The feedback instructors provide is what they remember from their instructor courses or what whoever taught them used to say on the topic. With such little interaction between instructor and learner it is no surprise to me that instructors can't adapt to analyse performance because EDICT doesn't allow for students to question or make the instructor think in different ways.

If instructors are started off using EDICT as Level 2 instructors and get comfortable in that role I feel it will be more difficult for them to change their coaching methods to accommodate learner focused advanced methods. This is especially true if there is a number of years between an instructor gaining a Level 2 certificate and Level 3 certificate.

But by directing instructor focus on hearing from the learners from the start (L2) new instructors can autonomously improve their learner directed practices during their logging hours stage and beyond. This is because they have been given the philosophy that hearing and responding to the learners in different ways is important. That way by the time the Level 3 instructor course comes around they are ready and open to hear about the more advanced practices and can relate to the topic of learner directed teaching from experience.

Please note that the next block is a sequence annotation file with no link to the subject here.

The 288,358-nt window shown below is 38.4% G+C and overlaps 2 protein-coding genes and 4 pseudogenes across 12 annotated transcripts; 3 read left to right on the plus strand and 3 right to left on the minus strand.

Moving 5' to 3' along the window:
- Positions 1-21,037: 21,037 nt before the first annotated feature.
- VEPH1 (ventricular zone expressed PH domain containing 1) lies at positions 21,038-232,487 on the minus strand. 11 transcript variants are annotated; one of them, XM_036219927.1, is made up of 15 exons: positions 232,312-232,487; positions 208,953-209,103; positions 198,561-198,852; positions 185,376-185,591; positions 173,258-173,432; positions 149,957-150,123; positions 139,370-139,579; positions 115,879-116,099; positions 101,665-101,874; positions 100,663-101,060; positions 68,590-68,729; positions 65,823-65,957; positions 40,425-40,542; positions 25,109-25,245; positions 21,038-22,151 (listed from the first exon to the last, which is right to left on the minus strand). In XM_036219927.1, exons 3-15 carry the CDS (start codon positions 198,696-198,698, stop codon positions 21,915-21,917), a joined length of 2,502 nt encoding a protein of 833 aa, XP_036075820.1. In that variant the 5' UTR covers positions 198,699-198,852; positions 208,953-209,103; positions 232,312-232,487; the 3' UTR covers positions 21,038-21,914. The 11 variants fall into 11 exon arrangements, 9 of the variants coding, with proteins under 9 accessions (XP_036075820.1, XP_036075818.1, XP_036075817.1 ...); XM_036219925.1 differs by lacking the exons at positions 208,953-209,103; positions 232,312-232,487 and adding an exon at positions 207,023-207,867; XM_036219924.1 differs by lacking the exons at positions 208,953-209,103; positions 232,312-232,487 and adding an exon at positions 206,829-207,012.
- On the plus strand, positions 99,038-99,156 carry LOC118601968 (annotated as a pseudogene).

Do you agree that EDICT although simple and somewhat effective (for instructors) can create hard to break routines and rituals for instructors moving forward?

Do you think EDICT can be changed to create something that is just as simple but requires the instructors to ask more from the learners?

My TRUSTS method is unlikely to be effective for novice instructors as it requires an abundance of experience and perception.